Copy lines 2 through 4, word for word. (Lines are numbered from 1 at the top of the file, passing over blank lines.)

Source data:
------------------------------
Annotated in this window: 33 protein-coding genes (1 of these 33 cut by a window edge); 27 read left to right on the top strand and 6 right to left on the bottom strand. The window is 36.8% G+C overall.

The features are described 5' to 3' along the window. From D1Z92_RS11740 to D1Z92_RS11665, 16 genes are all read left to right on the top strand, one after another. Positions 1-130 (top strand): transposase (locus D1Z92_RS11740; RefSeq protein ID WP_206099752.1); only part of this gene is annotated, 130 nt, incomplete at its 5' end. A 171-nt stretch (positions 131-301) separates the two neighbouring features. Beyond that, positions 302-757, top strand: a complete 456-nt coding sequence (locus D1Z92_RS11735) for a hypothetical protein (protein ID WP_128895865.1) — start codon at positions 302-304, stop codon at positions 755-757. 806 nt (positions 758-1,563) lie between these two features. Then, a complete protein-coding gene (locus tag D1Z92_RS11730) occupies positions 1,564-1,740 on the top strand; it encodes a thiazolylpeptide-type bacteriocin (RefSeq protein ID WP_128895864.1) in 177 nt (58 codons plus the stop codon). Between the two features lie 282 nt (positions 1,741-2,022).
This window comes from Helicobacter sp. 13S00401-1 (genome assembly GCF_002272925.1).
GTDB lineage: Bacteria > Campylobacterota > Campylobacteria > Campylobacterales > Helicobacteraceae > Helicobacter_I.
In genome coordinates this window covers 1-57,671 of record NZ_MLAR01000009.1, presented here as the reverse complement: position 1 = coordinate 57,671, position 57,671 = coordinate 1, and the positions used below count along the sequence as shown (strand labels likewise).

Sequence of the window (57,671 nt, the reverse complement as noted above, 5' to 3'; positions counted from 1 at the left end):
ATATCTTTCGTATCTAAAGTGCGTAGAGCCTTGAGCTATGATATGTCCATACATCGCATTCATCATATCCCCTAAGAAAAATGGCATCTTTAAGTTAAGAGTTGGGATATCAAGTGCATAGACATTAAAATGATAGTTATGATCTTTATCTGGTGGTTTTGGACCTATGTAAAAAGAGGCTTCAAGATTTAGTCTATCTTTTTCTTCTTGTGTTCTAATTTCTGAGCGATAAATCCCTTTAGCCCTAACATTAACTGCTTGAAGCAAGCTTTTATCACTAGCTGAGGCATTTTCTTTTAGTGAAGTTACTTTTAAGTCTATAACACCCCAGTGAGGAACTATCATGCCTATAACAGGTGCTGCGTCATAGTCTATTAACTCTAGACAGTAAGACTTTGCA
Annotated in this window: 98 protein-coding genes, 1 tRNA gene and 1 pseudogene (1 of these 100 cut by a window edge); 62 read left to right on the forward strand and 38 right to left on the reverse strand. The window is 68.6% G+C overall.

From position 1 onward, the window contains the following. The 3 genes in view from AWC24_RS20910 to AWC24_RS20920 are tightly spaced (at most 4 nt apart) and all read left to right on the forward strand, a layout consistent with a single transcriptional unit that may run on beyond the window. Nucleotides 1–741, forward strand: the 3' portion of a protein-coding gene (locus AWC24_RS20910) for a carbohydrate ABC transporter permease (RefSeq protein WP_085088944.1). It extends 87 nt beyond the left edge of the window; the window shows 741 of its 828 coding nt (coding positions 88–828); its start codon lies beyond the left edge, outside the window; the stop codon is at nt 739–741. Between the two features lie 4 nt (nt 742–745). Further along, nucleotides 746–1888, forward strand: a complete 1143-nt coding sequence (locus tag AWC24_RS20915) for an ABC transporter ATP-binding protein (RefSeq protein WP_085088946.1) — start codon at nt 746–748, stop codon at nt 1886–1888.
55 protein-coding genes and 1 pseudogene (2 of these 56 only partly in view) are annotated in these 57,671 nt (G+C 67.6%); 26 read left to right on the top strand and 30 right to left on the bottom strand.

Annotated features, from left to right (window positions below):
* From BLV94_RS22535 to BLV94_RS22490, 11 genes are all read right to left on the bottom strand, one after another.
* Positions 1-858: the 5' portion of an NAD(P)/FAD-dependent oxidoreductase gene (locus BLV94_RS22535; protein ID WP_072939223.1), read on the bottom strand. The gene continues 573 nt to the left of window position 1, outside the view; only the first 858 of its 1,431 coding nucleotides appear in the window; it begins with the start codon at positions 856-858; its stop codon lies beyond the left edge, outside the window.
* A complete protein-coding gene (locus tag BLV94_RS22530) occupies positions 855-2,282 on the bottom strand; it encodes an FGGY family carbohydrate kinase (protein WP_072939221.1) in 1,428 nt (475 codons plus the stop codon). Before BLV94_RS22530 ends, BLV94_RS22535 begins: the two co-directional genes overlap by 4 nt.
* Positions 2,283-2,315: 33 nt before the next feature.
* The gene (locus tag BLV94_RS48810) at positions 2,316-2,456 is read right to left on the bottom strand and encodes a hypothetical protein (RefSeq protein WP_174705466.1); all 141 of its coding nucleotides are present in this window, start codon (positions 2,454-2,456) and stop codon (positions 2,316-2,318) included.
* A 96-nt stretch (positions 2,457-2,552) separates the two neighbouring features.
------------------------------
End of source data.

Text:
The features are described 5' to 3' along the window. From D1Z92_RS11740 to D1Z92_RS11665, 16 genes are all read left to right on the top strand, one after another. Positions 1-130 (top strand): transposase (locus D1Z92_RS11740; RefSeq protein ID WP_206099752.1); only part of this gene is annotated, 130 nt, incomplete at its 5' end. A 171-nt stretch (positions 131-301) separates the two neighbouring features. Beyond that, positions 302-757, top strand: a complete 456-nt coding sequence (locus D1Z92_RS11735) for a hypothetical protein (protein ID WP_128895865.1) — start codon at positions 302-304, stop codon at positions 755-757. 806 nt (positions 758-1,563) lie between these two features. Then, a complete protein-coding gene (locus tag D1Z92_RS11730) occupies positions 1,564-1,740 on the top strand; it encodes a thiazolylpeptide-type bacteriocin (RefSeq protein ID WP_128895864.1) in 177 nt (58 codons plus the stop codon). Between the two features lie 282 nt (positions 1,741-2,022).
This window comes from Helicobacter sp. 13S00401-1 (genome assembly GCF_002272925.1).
GTDB lineage: Bacteria > Campylobacterota > Campylobacteria > Campylobacterales > Helicobacteraceae > Helicobacter_I.